Measure Twice, Don’t Cut: Chart how CTR, session duration, and bounce rate change from the start of your campaign to its ending. Rising CTR and session duration, coupled with a steady or lowering bounce rate is an indicator of strong dwell time.
Content should do more than get people to a landing page; it should encourage exploration through a site and, hopefully, goal completions. Behavior Flow, found via Google Analytics, works as a KPI by giving you insight into how content spurs interaction by tracking a searcher’s path from entry to exit. How many people click from the content that brought them to the site to an ‘About Us’ section or services pages? This number can show earned opportunities for conversions. What percentage of users drop-off the site without interacting with any other pages? This figure can be an indicator of poor performing content.
Social networks are now more paid channels than organic, thanks to constant restriction of post reach and feed personalization. Even if you need to spend a little money to boost a post on Facebook or promote a tweet on Twitter, the chance to garner new shares and added eyes on your campaign are well worth the spend. Measure total shares across social channels as a KPI for content marketing, paying close attention to visitor comments on your company’s social profiles and content landing pages.
Increasing comments means the content is generating an internal emotional response that triggers an outward action, which can lead to more shares, better brand recall, and new followers. Interaction on social channels can also mean your future posts won’t get filtered as harshly, meaning you won’t need to spend as much on promotion next time.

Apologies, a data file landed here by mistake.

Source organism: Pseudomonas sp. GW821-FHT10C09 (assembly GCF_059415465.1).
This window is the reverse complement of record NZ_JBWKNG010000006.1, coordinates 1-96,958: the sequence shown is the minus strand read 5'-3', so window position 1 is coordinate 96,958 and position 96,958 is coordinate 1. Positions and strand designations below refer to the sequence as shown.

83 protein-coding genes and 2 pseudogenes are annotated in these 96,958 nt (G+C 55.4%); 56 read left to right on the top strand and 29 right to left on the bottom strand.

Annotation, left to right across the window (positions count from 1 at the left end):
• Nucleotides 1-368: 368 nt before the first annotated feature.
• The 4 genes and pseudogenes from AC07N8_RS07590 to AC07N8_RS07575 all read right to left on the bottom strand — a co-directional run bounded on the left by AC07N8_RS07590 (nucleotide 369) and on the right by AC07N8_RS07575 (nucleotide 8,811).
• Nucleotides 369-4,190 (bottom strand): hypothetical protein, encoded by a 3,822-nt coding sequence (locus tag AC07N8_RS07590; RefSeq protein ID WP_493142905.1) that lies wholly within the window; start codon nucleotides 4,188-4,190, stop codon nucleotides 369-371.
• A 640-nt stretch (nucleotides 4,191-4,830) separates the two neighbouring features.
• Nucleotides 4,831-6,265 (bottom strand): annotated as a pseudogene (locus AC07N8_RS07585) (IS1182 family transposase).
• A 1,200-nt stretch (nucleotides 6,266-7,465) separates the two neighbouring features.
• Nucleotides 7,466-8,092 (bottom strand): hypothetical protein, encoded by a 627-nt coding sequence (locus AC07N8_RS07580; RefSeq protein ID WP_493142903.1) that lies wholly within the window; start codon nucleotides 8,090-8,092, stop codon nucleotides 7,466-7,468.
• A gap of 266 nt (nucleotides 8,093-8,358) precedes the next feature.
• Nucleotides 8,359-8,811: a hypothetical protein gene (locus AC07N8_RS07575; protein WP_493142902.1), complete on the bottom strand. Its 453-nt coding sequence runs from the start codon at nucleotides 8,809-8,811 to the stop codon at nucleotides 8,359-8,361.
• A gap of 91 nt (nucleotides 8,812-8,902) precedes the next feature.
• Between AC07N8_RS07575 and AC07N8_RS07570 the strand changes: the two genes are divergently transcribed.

The old standby for success, goal completions give the higher-ups a 1:1 KPI that they can digest quickly without much explanation. What makes up a goal completion depends greatly on the type of content marketing you’re creating and its desired function. Content for email content marketing may have goals related to email sign-ups. A practice area page on a law firm’s site, by contrast, may focus on form fills. Writing that’s geared to inform searchers rather than sell them could have a blog follow/sign-up goal. Set clear requirements for goal completions at the beginning of your campaign. The last thing you want is someone changing their mind from one metric to another midway through a project because no one set clear expectations.
Measuring the value of your content marketing is a constant battle between the importance of brand reach and the immediate needs of earning revenue. By presenting these KPIs to your CMO, you’ll be in a much better position to show success and get your next proposal approved.